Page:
Slow Cooker Enchilada Soup

I just got to Seattle for Thanksgiving break, and I am surprised that it is way colder (and freezing) in Seattle than in Connecticut. I feel like winter is finally here and I can’t believe that I still have not shared one of the soups that has become a part of my regular weekly meals over the last year and a half. I love this soup because a) it’s made in a slow cooker – it literally takes 10 minutes of prep, and then you can leave it in the slow cooker to cook for 6-7 hours b) it consists of some of my favorite Mexican flavors c) it’s incredibly soothing yet filling during the New England winter.  Though I have been in love with the slow cooker ever since I have acquired one, this is truly one of those meals that you can prep before leaving home during the day, and come back to a find a fragrant, delicious meal waiting to be eaten!

Chicken enchilada soup

Recipe adapted from Gimme Some Oven


  • 2 boneless skinless chicken breasts (about 1 pound)
  • 2 cups good-quality chicken stock
  • 1 1/4 cup (or 1 10-ounce can) red enchilada sauce (my personal favorite is Rick Bayless’ Frontera Red Chile Enchilada Sauce)
  • 2 (14-ounce) cans black beans, rinsed and drained
  • 1 (14-ounce) can fire-roasted diced tomatoes, with juice
  • Half of a (15-ounce) can whole-kernel corn, drained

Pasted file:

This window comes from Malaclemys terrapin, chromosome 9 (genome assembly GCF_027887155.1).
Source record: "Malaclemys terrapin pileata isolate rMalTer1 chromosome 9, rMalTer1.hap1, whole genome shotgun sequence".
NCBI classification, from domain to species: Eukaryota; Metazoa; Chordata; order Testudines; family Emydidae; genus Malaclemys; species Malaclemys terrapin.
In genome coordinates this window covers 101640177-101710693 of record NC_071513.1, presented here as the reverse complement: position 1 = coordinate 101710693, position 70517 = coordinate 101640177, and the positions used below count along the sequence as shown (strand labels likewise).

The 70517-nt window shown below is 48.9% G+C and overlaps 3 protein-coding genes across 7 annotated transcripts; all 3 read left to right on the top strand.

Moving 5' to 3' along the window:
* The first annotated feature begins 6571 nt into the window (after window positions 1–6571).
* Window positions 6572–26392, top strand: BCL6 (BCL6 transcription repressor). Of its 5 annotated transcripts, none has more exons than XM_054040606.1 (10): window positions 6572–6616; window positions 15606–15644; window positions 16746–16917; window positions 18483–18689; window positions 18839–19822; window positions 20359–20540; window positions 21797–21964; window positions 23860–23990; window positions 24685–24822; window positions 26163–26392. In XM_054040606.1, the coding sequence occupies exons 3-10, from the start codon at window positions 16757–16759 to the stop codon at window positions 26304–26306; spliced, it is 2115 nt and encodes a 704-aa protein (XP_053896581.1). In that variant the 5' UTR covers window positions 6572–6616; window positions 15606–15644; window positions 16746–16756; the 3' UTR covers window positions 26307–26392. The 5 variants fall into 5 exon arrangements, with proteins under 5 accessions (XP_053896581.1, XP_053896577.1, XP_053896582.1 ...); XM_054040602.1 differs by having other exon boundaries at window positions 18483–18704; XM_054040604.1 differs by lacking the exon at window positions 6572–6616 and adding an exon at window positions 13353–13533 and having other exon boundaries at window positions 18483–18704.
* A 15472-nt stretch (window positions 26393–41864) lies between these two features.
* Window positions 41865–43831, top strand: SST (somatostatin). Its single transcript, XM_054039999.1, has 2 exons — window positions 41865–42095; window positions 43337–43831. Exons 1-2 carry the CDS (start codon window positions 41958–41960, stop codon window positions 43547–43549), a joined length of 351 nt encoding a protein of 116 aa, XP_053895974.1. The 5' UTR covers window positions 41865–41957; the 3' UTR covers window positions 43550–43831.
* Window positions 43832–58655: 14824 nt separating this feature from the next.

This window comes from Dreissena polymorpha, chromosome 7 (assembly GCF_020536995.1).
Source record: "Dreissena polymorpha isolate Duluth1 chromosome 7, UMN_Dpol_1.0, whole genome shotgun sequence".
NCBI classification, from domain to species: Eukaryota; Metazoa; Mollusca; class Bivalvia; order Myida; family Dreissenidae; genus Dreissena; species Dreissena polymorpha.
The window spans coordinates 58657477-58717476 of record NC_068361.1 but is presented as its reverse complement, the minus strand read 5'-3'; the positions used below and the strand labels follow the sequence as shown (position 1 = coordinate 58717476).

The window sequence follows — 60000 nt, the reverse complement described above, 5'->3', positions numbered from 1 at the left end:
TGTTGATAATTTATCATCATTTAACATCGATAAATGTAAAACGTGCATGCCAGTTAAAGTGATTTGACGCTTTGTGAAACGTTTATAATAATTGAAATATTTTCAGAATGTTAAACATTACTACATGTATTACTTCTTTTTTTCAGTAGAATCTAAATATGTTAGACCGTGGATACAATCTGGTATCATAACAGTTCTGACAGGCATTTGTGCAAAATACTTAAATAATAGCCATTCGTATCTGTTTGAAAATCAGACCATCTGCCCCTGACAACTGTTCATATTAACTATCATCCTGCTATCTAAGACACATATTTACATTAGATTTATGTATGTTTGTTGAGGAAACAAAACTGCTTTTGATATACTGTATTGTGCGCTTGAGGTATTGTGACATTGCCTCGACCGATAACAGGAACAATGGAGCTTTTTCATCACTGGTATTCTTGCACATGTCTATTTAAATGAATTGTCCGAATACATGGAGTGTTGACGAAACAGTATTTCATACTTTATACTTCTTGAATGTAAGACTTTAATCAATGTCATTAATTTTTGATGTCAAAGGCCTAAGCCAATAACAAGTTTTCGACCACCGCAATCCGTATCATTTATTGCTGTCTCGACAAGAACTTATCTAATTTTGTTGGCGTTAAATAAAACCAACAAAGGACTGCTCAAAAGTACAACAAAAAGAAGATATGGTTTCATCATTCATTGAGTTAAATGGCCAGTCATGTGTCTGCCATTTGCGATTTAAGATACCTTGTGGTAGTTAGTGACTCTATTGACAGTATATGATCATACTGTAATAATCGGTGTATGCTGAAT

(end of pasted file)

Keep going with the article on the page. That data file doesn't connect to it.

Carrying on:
• 1 (4-ounce) can diced green chiles
  • 2 cloves garlic, minced
  • 1 white onion, peeled and diced
  • 2 teaspoon ground cumin
  • 1 teaspoon salt, or more/less to taste
  • 1/2 teaspoon chipotle powder
  • 1/4 teaspoon ground coriander
  • 1 teaspoon cayenne pepper
  • Chopped fresh cilantro,
  • Diced avocado
  • Shredded cheese
  • Sour cream (optional)
  • Tortilla chips


  1. Add all ingredients to a slow cooker except for the cilantro, avocado, cheese, sour cream and tortilla chips, and stir to combine. Cook for 3-4 hours on high heat or 6-8 hours on low heat, until the chicken is cooked through and shreds easily. Use two forks to shred the chicken.
  2. Serve warm, with garnishes such as cilantro, avocado, cheese, and tortilla chips.
  3. You can also refrigerate in a sealed container for up to 5 days

Peach and Lemon Ice-Cream

I seem to have jinxed this extended summer weather by getting excited about the lack of cooler temperatures in my previous post. And even though the air is much cooler now, there are still a ton of peaches from apple picking at Lyman Orchards last weekend that I have to eat or bake. This peach and lemon ice-cream is great for wrapping up the summer. It’s quick, does not require a custard as a base, and hardly requires any active prep time.

And, of course, since I’m still in denial about the onset of pumpkin spice season, my next post will focus on making a quick peach and strawberry tart.

Peach & Lemon Ice Cream